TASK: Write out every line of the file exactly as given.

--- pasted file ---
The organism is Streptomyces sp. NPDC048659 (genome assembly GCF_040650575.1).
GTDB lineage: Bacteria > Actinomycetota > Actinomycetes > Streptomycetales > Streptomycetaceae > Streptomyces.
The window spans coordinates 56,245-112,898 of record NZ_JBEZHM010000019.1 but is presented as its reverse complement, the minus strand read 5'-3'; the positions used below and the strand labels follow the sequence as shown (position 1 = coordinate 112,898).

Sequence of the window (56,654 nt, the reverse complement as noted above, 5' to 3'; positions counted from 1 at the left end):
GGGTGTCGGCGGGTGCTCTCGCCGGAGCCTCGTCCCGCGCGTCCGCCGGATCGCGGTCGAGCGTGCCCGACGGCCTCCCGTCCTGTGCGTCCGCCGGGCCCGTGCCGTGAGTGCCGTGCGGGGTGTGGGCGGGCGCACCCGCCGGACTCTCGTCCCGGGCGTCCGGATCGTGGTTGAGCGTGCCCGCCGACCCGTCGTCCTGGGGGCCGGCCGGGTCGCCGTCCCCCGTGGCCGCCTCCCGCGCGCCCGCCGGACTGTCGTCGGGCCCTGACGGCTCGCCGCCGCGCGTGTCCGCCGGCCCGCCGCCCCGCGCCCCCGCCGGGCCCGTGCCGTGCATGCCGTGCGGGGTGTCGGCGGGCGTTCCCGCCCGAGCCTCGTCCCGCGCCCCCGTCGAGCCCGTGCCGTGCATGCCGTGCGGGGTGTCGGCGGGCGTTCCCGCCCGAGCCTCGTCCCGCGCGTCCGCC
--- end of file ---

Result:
The organism is Streptomyces sp. NPDC048659 (genome assembly GCF_040650575.1).
GTDB lineage: Bacteria > Actinomycetota > Actinomycetes > Streptomycetales > Streptomycetaceae > Streptomyces.
The window spans coordinates 56,245-112,898 of record NZ_JBEZHM010000019.1 but is presented as its reverse complement, the minus strand read 5'-3'; the positions used below and the strand labels follow the sequence as shown (position 1 = coordinate 112,898).

Sequence of the window (56,654 nt, the reverse complement as noted above, 5' to 3'; positions counted from 1 at the left end):
GGGTGTCGGCGGGTGCTCTCGCCGGAGCCTCGTCCCGCGCGTCCGCCGGATCGCGGTCGAGCGTGCCCGACGGCCTCCCGTCCTGTGCGTCCGCCGGGCCCGTGCCGTGAGTGCCGTGCGGGGTGTGGGCGGGCGCACCCGCCGGACTCTCGTCCCGGGCGTCCGGATCGTGGTTGAGCGTGCCCGCCGACCCGTCGTCCTGGGGGCCGGCCGGGTCGCCGTCCCCCGTGGCCGCCTCCCGCGCGCCCGCCGGACTGTCGTCGGGCCCTGACGGCTCGCCGCCGCGCGTGTCCGCCGGCCCGCCGCCCCGCGCCCCCGCCGGGCCCGTGCCGTGCATGCCGTGCGGGGTGTCGGCGGGCGTTCCCGCCCGAGCCTCGTCCCGCGCCCCCGTCGAGCCCGTGCCGTGCATGCCGTGCGGGGTGTCGGCGGGCGTTCCCGCCCGAGCCTCGTCCCGCGCGTCCGCC